Keep smiling, and stay positive. Life is good.

Lyfestories: “Cancer with a Smile”– Finding Life After Cancer

For many people including myself finishing treatment for cancer can leave you feeling a little lost. You expect to feel over the moon but often end up down in the dumps which can come as a shock. A recent survey by Breast Cancer Care discovered that more than half of breast cancer patients questioned struggled with anxiety after treatment ended and 26% said life after cancer was harder than chemotherapy or radiotherapy.

At this weeks final Moving Forward course with Breast Cancer Care we had a group session with a councillor and all eleven of us said we found life after cancer much harder than we had expected. Initially when treatment stops, being out of the cycle of hospital appointments is unsettling. I found I had got used to the constant care and attention of the nurses and doctors. It was comforting to know they were on hand if you had any problems.

Then treatment stops and its time to get back to your ‘normal’ life, but it just doesn’t seem to fit anymore.

Talking to the other ladies at the course it became clear we all felt a similar feeling of loss but for different reasons. One lady even described it as being like grieving, grieving your old life and body. I could completely relate to this as, for me, hormone therapy and the side effects are something that, ten months in, I am still learning to live with. I feel angry and cheated that, at 35 years old, I am dealing with severe menopausal symptoms while my friends are all having babies. The physical changes that breast cancer brings is another big hurdle many women face. The war may have been won but there are still a lot of casualties to be treated, operations that haven’t gone to plan, unpredictable fatigue and painful scar tissue.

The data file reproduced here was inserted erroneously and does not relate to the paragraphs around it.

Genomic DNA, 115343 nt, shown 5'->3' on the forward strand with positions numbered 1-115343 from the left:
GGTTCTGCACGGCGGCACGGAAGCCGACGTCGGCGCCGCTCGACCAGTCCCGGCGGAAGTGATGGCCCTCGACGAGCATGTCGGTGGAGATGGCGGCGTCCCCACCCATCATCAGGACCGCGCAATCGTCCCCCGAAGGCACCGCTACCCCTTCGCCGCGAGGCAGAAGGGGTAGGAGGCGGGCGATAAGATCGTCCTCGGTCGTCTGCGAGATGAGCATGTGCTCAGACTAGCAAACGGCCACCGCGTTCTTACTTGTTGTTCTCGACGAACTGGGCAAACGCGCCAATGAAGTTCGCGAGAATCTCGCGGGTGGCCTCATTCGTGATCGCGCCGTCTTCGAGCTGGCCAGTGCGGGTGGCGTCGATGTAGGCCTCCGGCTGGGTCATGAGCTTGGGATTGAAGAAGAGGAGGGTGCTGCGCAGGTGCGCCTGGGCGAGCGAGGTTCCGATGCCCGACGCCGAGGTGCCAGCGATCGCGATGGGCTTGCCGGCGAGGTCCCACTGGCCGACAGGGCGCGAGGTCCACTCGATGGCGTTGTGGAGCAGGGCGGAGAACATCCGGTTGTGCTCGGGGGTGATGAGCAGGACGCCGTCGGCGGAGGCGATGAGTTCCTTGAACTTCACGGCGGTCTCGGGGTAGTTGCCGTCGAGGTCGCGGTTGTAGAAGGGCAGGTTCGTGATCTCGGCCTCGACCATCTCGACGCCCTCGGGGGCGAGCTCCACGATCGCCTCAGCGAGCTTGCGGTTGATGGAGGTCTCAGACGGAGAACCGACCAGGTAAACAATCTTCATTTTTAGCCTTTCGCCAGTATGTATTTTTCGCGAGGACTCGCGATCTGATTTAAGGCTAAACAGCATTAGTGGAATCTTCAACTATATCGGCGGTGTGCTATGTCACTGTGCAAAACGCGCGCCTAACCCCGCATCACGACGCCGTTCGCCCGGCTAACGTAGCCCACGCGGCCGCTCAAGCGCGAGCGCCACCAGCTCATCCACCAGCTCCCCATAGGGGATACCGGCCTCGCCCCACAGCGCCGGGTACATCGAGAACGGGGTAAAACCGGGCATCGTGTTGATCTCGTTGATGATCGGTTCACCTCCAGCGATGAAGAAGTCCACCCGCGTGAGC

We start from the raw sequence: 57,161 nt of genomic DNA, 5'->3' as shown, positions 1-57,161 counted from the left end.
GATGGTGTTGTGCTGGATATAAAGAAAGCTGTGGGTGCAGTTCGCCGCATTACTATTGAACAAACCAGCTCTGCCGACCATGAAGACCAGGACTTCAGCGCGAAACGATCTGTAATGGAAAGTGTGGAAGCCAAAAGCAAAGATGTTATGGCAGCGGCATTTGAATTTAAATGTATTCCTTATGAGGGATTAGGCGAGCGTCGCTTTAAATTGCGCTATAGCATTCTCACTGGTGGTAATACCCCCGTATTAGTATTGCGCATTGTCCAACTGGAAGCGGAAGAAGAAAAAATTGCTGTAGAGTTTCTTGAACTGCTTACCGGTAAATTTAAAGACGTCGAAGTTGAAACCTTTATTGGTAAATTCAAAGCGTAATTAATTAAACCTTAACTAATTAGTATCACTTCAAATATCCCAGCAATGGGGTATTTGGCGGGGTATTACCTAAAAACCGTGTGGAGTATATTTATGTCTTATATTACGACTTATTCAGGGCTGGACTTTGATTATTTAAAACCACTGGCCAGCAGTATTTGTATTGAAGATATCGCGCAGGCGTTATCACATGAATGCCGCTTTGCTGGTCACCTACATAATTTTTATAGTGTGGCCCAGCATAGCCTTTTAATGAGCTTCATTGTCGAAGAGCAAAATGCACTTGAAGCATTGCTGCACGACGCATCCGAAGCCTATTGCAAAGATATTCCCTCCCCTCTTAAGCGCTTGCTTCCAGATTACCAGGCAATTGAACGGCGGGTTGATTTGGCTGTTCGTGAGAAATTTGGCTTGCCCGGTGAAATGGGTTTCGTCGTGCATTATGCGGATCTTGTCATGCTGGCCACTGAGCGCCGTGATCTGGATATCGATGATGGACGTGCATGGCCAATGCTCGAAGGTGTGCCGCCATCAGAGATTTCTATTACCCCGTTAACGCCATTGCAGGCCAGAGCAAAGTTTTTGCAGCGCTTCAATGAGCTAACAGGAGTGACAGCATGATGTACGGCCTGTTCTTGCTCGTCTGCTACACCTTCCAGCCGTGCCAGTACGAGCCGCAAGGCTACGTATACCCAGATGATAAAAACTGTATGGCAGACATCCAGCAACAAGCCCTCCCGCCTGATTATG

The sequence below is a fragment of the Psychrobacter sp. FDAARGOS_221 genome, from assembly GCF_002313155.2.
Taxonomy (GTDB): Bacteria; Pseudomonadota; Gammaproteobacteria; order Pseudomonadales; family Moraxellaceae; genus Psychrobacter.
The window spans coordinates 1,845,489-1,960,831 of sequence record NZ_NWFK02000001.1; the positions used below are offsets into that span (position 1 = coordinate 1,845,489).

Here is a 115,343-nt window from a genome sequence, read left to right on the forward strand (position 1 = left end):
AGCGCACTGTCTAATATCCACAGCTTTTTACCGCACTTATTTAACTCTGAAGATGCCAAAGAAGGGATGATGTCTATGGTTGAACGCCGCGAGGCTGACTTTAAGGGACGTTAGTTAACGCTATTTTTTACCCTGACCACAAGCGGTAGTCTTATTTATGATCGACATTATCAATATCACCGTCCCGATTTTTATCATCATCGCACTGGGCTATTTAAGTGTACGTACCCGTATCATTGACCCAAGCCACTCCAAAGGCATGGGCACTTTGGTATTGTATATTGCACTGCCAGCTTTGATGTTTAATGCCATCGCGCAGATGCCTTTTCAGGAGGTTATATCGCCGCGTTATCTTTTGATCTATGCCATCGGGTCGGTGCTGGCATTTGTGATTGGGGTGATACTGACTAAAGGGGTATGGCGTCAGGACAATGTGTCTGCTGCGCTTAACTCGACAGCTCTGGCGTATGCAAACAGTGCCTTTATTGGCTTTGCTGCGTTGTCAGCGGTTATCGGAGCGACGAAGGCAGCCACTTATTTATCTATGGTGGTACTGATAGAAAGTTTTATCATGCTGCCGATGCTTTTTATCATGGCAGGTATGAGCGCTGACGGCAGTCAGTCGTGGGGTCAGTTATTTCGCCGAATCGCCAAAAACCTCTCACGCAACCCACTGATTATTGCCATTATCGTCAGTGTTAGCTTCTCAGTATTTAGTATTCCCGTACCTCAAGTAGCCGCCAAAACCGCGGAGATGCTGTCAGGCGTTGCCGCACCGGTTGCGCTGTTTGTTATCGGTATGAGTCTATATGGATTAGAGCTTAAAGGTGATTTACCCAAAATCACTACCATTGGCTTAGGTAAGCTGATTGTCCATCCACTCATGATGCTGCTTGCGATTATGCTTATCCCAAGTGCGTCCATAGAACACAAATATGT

The overall consensus from the group was that the mental scars run far deeper than the ones on our bodies. Many of us feel frustrated that, months after treatment is finished, cancer is still bringing us down but we find it hard to admit this to friends and family. The fear of recurrence is also very raw and many of use don’t trust our bodies anymore, fearing that every little ache or pain is the cancer returning.

Fortunately there are lots of resources out there. Macmillan and Breast Cancer Care both offer courses and counseling that can help cancer fighters deal with life after cancer. I had six sessions of counseling through Cancer Support Scotland which I found really helped get my head in a much better place. We finished the course in a lovely way by writing a letter to ourselves that we will receive in a few months time as a reminder of how far we have come. Our group was keen to stay in touch with each other and the course leader very kindly collected all our phone numbers and email addresses so we can arrange to get together again.